But I've come across a problem. If characters are the most important thing in my story, how should I go about making and planning one? Unlike plotlines, I think it is essential to have a good grasp of my characters from the outset. Sure, I can always change or erase them later on. Knowing who's going to be driving the damn thing, and what their motivations are, would indicate where things should go, however.
Anyways, feel free to add to or challenge whatever. Main question is: 'What's your character planning process?'
In regards to your first question: Do I prefer character-driven stories to plot-driven stories?
I am clearly drawn toward character-driven stories. In fact, action-based stories (punches thrown, objects exploding, dialog that serves only to set up the next scene, villains getting their just desserts) bore me to no end. Really.
As a writer, I just see the other writer(s) creating a machine that is intended to get from Plot Point A to B to C to D, making X amount of money along the way. Macguffins, love interests, comic relief, catastrophic setbacks followed by the hero(es) rising up and triumphing over evil. Bores me to tears. I could count the number of Marvel movies I've seen on one hand, because if you've seen one, you've seen them all. If I can see your plot machinations at work--your calculated attempts to make me laugh, cry, despair, and cheer on cue--then I don't think you have much of a story. And most likely, you don't have any real characters either, just roles that espouse certain popular and/or necessary attitudes.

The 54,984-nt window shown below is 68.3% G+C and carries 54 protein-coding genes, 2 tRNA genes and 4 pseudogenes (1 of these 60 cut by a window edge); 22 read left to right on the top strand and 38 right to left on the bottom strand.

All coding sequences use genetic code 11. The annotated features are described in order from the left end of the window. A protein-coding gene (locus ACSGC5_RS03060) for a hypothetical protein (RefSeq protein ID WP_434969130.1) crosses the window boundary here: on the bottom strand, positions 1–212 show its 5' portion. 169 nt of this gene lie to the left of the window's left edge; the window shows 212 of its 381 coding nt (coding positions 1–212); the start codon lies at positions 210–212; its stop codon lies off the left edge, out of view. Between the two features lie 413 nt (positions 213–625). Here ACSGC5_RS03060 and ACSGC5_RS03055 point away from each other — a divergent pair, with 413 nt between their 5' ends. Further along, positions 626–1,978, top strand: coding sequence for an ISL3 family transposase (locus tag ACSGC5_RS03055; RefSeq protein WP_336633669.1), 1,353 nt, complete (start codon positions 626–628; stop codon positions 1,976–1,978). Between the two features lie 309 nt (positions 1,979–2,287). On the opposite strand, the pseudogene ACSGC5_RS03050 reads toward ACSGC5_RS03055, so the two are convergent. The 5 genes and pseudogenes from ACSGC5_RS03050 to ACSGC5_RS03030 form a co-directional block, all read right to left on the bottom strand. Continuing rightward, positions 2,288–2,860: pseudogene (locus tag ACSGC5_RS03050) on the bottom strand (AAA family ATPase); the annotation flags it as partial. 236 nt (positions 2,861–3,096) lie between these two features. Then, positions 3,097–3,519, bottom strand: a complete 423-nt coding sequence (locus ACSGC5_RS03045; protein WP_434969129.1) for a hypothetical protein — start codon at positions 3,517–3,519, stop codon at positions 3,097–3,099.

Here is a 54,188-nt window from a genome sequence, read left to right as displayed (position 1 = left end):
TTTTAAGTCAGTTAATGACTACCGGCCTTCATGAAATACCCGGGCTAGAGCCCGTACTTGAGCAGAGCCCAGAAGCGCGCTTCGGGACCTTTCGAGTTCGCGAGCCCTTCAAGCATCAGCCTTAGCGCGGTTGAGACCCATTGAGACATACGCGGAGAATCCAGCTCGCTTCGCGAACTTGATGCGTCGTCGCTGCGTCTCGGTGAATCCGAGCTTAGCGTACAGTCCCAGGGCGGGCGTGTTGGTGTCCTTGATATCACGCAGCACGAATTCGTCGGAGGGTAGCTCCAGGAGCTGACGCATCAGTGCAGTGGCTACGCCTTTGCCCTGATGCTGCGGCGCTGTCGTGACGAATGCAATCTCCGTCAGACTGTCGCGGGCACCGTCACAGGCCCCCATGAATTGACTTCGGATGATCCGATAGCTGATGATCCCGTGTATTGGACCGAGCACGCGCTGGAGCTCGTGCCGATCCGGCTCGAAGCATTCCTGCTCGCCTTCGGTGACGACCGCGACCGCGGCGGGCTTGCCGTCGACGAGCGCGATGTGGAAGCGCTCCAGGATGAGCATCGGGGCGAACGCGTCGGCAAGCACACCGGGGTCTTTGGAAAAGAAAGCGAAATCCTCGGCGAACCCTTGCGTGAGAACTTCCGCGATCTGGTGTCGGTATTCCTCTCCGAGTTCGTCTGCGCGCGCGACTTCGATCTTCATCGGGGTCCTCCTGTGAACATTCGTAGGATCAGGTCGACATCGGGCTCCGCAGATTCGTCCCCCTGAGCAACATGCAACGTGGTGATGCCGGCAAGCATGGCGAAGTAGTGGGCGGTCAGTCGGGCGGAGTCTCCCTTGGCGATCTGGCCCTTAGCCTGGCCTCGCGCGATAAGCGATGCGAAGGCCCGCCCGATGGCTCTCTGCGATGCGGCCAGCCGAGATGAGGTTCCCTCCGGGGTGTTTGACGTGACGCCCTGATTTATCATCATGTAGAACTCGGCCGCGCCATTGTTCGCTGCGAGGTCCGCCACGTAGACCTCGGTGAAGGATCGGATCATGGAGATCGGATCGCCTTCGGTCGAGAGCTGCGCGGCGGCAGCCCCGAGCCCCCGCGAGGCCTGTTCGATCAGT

I am more drawn to character-driven stories, because a major reason why I want to watch a movie / read a book is empathy. I've enjoyed some stories that have a pretty good character arcs, but no "plot" in the way most people would understand the word. Which is to say: the character undergoes a personally significant change, while superficially not much happens.
But character and plot are not mutually exclusive concepts; the best stories are perhaps the ones where the characters drive the plots. To this end, here are some of my favorite novels/movies/both so far this century:
Now for Part 2 of your question: How do I design characters?
Well first off, I don't "design" them per se. But dealing with characters is a big part of why I'm here, because writing fiction is somewhat new to me.
For my Orion stories, there are only a handful of characters I had strong opinions about long before I started to write. I knew that Captain Siggo liked to sing odd little ditties. I knew that Dionysya Andrade was middle-aged, had a grown son, was a good mentor, but was trying to stretch herself by moving into a command position. Captain Ynthramanni is always cool and in control, because you don't get to command a starship otherwise; I know little about his background (and I say as much in SotGP) but I love writing his dialog, because he knows what he wants and how to get it. Chief Dansmith is a plain-spoken guy from the Midwest; he has a robust personality with strong opinions; he is charismatic, popular among the crew, with a conservative streak that shows up now and then, as well as the occasional desire to be alone in his workroom.